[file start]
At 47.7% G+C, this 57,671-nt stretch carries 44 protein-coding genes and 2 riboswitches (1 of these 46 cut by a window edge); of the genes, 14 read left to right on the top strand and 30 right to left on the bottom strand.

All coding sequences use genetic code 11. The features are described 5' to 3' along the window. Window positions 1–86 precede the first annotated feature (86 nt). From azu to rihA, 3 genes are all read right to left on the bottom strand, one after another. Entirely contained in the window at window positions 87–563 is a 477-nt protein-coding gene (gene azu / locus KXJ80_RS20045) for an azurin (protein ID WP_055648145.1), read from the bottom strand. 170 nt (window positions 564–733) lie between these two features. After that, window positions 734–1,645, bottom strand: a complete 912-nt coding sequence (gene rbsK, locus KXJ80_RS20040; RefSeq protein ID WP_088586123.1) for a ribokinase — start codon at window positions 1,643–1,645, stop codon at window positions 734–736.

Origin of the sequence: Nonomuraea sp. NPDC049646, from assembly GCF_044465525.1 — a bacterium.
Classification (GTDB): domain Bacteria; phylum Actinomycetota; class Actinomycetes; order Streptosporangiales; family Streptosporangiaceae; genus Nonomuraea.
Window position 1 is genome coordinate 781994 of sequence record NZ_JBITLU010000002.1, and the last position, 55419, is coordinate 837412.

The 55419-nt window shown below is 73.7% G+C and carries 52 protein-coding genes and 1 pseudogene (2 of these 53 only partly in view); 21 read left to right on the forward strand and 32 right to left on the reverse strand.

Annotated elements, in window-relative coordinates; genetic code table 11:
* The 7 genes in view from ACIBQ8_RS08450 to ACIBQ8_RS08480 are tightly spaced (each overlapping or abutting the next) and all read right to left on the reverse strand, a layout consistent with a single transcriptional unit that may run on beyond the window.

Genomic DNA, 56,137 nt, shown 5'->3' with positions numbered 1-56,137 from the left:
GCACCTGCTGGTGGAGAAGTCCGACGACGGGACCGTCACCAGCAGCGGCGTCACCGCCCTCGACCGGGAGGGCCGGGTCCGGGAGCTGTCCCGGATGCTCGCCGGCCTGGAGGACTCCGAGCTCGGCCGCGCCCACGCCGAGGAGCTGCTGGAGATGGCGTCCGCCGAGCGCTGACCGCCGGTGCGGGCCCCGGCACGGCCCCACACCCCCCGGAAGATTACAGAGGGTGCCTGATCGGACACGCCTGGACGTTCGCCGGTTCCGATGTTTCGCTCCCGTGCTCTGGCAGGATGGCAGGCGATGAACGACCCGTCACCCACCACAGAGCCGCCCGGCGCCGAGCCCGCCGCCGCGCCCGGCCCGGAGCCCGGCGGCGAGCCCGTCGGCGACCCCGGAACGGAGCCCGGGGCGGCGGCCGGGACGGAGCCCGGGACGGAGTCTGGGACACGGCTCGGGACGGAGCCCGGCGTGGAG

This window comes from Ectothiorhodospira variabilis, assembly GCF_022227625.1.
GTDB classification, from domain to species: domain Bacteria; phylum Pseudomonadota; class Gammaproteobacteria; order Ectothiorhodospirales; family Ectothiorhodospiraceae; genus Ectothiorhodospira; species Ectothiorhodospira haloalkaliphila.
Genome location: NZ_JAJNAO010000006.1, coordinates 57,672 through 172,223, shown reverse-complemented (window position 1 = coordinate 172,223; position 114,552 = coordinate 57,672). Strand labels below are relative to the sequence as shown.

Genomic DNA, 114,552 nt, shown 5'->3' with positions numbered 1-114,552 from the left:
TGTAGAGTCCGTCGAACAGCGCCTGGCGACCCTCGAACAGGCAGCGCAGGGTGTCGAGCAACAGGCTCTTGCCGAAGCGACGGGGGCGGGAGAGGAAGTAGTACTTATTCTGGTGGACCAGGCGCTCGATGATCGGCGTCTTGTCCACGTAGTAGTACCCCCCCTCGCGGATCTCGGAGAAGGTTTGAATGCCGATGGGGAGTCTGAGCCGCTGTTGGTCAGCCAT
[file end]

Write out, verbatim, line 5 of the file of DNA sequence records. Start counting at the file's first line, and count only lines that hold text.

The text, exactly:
Window position 1 is genome coordinate 781994 of sequence record NZ_JBITLU010000002.1, and the last position, 55419, is coordinate 837412.